The debate over free will is ancient, yet data don't lie — and we have been giving tech companies access to our deepest secrets, as I wrote about human sexuality from Google and Pornhub data last week. We like to believe we're not predictable, but that's simply not true. It just took more sophisticated technologies to pinpoint our patterns. As F. LeRon Schults of the Center for Modeling Social Systems in Norway notes:
"One of the things that has changed is an acceptance that you really can model humans. Our agents are cognitively complex. They are simulated people with genders, ages and personalities. They can get married, have children, get divorced. They can get a job or get fired, they can join groups, they can die. They can have religious beliefs. They're social in the way humans are. They interact with each other in social networks. They learn from each other, react to each other and to the environment as a whole."
Tamagotchi this is not.
As New Scientist states, and as the history of any emergent technology proves, how we use MAAI depends on what we're looking for. There is evidence that such modeling might have prevented over a million people from falling victim to Ebola in 2014. Perhaps researchers can accurately predict where Syrian refugees would thrive and where they might not. Apparently, and sadly, owning a restaurant in Toronto is not a good decision.
Given the current political climate around the planet, however, MAAI will most certainly be put to insidious means. With in-depth knowledge comes plenty of opportunities for exploitation and manipulation, no deepfake required. The intelligence might be artificial, but the target audience most certainly is not.
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Construction of the $500 billion dollar tech city-state of the future is moving ahead.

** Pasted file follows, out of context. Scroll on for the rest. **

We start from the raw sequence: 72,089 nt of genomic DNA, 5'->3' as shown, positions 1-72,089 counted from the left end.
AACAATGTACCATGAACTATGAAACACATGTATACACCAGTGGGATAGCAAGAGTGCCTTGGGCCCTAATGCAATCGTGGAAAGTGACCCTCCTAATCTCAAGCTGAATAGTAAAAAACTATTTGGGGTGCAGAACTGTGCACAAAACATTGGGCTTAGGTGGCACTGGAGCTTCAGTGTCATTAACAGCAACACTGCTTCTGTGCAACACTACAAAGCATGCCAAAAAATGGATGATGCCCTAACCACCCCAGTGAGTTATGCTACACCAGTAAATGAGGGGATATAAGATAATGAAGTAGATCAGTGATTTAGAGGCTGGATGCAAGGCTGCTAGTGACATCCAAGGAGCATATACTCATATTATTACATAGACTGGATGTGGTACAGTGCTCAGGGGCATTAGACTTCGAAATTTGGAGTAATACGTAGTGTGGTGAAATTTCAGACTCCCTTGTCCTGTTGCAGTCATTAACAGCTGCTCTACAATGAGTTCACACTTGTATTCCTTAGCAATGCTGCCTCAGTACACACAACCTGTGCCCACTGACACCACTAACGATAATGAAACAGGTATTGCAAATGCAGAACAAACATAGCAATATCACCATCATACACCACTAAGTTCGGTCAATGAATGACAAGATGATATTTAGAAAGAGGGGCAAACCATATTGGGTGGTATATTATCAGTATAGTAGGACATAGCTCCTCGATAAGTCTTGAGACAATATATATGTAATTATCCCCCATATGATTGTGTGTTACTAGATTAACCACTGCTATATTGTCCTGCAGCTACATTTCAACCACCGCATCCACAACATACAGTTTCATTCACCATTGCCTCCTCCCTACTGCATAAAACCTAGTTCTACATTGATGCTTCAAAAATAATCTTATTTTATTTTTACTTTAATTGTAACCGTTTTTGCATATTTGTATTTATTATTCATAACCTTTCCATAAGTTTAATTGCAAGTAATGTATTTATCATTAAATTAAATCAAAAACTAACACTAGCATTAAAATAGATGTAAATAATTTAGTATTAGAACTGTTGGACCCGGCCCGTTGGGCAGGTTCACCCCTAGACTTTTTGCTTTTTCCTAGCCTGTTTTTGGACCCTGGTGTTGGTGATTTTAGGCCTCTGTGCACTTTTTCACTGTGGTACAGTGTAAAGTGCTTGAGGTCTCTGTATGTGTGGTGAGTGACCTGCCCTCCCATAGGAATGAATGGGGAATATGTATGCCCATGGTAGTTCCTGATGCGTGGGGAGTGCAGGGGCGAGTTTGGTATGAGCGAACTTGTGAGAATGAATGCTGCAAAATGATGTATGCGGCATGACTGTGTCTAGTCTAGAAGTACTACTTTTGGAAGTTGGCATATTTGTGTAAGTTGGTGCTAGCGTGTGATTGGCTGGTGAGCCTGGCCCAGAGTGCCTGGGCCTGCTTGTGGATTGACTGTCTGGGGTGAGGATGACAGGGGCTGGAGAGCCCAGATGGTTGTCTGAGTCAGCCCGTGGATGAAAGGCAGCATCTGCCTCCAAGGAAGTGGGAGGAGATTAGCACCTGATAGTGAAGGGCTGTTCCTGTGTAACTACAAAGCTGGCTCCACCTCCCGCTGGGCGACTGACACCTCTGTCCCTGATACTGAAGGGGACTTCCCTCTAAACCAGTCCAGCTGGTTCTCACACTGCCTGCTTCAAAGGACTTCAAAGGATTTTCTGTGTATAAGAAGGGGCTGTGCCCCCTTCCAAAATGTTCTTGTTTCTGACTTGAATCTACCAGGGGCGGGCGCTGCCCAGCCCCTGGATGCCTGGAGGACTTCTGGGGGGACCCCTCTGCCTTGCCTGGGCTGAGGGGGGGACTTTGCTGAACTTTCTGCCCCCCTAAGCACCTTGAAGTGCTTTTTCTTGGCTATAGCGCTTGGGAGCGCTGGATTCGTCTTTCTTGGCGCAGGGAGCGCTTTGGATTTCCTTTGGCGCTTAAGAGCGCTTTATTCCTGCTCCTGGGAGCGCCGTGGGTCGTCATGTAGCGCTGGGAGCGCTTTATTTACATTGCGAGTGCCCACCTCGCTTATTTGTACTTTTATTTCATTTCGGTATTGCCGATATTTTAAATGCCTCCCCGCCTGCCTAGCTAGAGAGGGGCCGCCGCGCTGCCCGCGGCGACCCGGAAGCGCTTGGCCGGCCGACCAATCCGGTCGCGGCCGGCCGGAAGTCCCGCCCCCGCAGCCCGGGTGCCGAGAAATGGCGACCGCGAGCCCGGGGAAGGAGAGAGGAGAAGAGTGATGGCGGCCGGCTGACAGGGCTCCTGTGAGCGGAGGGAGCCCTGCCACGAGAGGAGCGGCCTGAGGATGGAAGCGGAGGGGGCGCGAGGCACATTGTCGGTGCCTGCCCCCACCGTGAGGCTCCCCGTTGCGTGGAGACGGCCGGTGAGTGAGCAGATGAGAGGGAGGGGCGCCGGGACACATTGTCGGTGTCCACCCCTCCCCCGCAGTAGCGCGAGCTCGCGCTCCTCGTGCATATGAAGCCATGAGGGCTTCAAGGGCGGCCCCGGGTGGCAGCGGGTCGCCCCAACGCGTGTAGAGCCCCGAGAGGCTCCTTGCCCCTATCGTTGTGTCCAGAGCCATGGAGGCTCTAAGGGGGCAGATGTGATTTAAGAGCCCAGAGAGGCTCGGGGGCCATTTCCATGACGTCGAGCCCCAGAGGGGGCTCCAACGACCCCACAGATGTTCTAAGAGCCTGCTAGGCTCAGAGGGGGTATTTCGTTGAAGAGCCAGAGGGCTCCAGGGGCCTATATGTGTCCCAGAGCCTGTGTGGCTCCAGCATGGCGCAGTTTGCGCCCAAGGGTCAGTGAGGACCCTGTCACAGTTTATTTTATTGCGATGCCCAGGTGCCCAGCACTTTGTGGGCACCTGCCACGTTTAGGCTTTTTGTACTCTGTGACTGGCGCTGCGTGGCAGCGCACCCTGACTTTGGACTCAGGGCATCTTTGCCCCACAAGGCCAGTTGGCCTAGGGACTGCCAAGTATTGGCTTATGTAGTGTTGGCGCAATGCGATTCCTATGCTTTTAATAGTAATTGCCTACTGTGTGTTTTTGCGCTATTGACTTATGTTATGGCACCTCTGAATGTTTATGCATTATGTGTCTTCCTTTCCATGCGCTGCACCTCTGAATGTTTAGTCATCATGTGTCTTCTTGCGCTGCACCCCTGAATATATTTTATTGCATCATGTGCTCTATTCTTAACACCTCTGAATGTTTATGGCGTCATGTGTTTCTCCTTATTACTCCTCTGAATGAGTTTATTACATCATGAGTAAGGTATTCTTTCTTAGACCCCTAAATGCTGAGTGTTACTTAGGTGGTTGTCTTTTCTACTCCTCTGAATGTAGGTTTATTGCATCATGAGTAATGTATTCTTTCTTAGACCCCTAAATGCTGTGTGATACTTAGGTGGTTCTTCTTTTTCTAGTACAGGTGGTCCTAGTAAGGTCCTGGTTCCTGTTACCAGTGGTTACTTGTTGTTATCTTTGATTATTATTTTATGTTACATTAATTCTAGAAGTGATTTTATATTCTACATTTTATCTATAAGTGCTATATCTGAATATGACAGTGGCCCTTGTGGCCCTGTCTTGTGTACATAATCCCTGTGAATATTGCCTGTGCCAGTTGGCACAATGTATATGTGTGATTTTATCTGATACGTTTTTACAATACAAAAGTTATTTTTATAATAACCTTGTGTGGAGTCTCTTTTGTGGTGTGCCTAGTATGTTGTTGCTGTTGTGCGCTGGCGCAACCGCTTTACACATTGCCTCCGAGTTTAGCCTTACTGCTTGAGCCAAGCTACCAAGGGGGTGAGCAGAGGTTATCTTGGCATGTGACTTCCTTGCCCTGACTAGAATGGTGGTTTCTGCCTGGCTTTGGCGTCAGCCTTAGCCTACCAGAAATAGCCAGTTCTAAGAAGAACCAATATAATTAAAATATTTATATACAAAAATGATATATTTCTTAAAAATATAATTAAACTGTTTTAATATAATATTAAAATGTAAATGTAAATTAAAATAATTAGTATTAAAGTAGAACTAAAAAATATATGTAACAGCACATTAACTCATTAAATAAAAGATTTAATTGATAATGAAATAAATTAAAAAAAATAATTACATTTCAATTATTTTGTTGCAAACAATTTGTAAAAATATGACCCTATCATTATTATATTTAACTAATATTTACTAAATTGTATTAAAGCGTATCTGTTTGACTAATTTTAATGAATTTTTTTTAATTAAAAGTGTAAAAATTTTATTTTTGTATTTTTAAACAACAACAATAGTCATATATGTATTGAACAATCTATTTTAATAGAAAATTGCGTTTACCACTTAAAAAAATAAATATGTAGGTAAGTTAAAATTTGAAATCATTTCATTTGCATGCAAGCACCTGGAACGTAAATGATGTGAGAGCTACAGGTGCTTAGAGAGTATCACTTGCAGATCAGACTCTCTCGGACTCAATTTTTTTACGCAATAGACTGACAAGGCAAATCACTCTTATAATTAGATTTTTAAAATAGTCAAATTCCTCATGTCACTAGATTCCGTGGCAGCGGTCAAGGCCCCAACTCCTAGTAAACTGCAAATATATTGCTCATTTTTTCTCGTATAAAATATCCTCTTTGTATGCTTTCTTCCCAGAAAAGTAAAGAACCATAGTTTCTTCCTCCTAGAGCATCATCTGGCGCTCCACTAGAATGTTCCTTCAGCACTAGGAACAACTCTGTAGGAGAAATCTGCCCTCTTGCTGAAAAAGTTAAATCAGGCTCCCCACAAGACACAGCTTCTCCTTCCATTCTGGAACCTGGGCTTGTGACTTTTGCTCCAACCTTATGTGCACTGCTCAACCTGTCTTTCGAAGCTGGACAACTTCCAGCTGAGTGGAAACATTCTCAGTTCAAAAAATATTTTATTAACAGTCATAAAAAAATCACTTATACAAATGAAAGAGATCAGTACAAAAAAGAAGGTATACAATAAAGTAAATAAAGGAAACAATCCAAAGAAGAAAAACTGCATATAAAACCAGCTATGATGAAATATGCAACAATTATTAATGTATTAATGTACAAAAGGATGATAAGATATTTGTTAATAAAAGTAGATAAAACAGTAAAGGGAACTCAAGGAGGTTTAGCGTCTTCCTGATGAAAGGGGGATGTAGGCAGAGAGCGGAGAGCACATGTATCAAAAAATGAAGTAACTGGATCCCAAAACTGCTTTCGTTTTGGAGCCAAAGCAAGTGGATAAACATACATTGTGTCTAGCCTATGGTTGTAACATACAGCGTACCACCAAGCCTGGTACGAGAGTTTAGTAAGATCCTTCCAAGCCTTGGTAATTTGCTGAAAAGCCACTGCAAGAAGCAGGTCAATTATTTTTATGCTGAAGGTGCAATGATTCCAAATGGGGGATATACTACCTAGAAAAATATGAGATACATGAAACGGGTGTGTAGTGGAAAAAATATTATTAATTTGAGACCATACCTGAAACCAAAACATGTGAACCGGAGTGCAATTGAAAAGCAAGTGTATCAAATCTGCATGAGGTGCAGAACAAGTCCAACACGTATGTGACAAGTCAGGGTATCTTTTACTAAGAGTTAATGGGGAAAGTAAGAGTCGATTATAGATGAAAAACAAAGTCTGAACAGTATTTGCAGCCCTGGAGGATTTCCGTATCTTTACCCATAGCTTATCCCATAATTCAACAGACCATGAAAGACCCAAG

- The futuristic megacity Neom is being built in Saudi Arabia.
- The city will be fully automated, leading in health, education and quality of life.
- It will feature an artificial moon, cloud seeding, robotic gladiators and flying taxis.
The Red Sea area where Neom will be built:
Saudi Arabia Plans Futuristic City, "Neom" (Full Promotional Video)<span style="display:block;position:relative;padding-top:56.25%;" class="rm-shortcode" data-rm-shortcode-id="c646d528d230c1bf66c75422bc4ccf6f"><iframe type="lazy-iframe" data-runner-src="https://www.youtube.com/embed/N53DzL3_BHA?rel=0" width="100%" height="auto" frameborder="0" scrolling="no" style="position:absolute;top:0;left:0;width:100%;height:100%;"></iframe></span>
Are we genetically inclined for superstition or just fearful of the truth?
- From secret societies to faked moon landings, one thing that humanity seems to have an endless supply of is conspiracy theories. In this compilation, physicist Michio Kaku, science communicator Bill Nye, psychologist Sarah Rose Cavanagh, skeptic Michael Shermer, and actor and playwright John Cameron Mitchell consider the nature of truth and why some groups believe the things they do.
- "I think there's a gene for superstition, a gene for hearsay, a gene for magic, a gene for magical thinking," argues Kaku. The theoretical physicist says that science goes against "natural thinking," and that the superstition gene persists because, one out of ten times, it actually worked and saved us.